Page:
Placing turn-based strategy against the rarely used backdrop of the Wild West is enough to catch some people’s attention, but Hard West doesn’t rely on its setting alone. This tactical experience takes the grit of frontier life, and mixes it with a chilling touch of the occult.
Sometimes luck is all you have to make it through – and while usually that would sound like bad game design, developer Creative Forge have turned it into an effective system that impacts both combat and narrative.
Hard West has you constantly up against arcane forces that take pleasure in your misfortune as you play through each character's campaign. Nowhere is this clearer than when listening to the story's narrator, spur wearing Death himself, as he tells of your struggles in a thick, southern drawl. Throughout the game he tells of your battles with evil forces and encounters with tall, enigmatic individuals who make you promises of riches in exchange for unspecified payment.
A short tutorial goes a long way to establishing both the core mechanics, and the game’s unrelentingly unfortunate tone. On the Oregon Trail you are ambushed, leaving your father to rescue you and your mother from bandits. You then assume control of the dad who must take out the abductors. The turn-based strategy takes place in an isometric perspective, and plays out much like Xcom – albeit with its own nuances.
One such twist on the formula is the Luck system. Traditionally, when you attack or defend in such games, the outcome is decided by a percentage chance. Hard West adds Luck. Every time you are missed your Luck decreases, while every time you hit it increases. The effect of this mechanic is that it makes things feel less random, while also allowing the Luck stat be used to activate abilities.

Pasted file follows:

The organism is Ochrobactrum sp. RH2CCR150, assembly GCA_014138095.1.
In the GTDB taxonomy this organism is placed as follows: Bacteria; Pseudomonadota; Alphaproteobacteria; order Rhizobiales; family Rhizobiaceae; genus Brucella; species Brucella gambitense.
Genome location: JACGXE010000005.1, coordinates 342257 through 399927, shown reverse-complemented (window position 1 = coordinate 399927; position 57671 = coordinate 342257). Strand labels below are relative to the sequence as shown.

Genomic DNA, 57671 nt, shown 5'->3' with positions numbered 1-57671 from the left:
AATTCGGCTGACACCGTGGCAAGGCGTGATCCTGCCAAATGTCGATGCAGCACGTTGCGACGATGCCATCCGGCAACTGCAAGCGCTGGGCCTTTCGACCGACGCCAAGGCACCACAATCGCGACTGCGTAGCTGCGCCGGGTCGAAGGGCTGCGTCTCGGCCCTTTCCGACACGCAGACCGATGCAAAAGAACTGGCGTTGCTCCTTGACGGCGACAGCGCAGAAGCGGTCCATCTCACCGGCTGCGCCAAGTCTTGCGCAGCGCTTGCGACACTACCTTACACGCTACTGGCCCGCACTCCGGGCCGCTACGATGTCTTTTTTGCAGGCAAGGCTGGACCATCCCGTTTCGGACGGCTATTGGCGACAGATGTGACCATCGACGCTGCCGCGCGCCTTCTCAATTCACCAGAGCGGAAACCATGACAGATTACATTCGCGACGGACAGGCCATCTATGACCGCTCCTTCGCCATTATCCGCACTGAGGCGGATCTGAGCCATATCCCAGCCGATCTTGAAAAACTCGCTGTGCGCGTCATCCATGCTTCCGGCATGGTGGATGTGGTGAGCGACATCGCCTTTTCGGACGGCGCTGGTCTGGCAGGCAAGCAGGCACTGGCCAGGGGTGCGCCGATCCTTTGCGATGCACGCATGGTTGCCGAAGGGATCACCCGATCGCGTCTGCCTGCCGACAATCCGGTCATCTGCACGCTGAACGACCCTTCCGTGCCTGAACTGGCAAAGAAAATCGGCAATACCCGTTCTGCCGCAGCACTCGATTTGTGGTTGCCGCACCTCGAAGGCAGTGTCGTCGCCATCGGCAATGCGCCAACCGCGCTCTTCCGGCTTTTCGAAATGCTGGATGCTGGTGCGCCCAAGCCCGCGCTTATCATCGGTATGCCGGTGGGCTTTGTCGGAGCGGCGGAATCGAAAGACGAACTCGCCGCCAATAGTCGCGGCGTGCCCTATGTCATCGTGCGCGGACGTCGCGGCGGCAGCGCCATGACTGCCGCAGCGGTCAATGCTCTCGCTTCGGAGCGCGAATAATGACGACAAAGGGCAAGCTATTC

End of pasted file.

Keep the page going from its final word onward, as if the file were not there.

The Devil's due
But this is just one example of the differences between Hard West and similar titles, and you become familiar with all of them as you lead your squads of 1-4 characters through scenarios. A card system can adds extra skills - like being invisible in darkness - to characters, you can target through cover if you see hidden opponent's shadows, and everyone seems incapable of jumping over obstacles – leading to some fun missions where you trap people in buildings by just locking the door.
The result is a flowing and tense turn-based strategy game that, thanks to the constructed scenarios, feels challenging and varied. Unfortunately, it can occasionally feel clunky for the more casual player due to the number of options forcing you to click around the screen until you master the many hotkeys.
Outside of the combat scenarios things are more relaxed. You navigate an open map searching locations for events that can improve your fortunes. Though you usually fail in specific goals - good luck lifting that curse from your father - you do find ways to help. You can improve your stats, load-out, and wealth, giving you slightly more chance of making it through the next combat scenario alive - be it against bandit or demon.
Hard West drips with style thanks to every line of dialog managing to fit perfectly with the mystical grit. This blends with the music and art – which look realistic but slightly cell shaded – to form an aesthetic that brings the novel fiction to life.
With fantasy and science fiction so regularly used within the turn-based genre, it is nice to see something different. Fortunately, Hard West goes beyond just being a nice change of setting, adding new, novel, and rarely seen mechanics. All the while injecting a health measure of rich – if oh so slightly depressing – fiction, into the mix.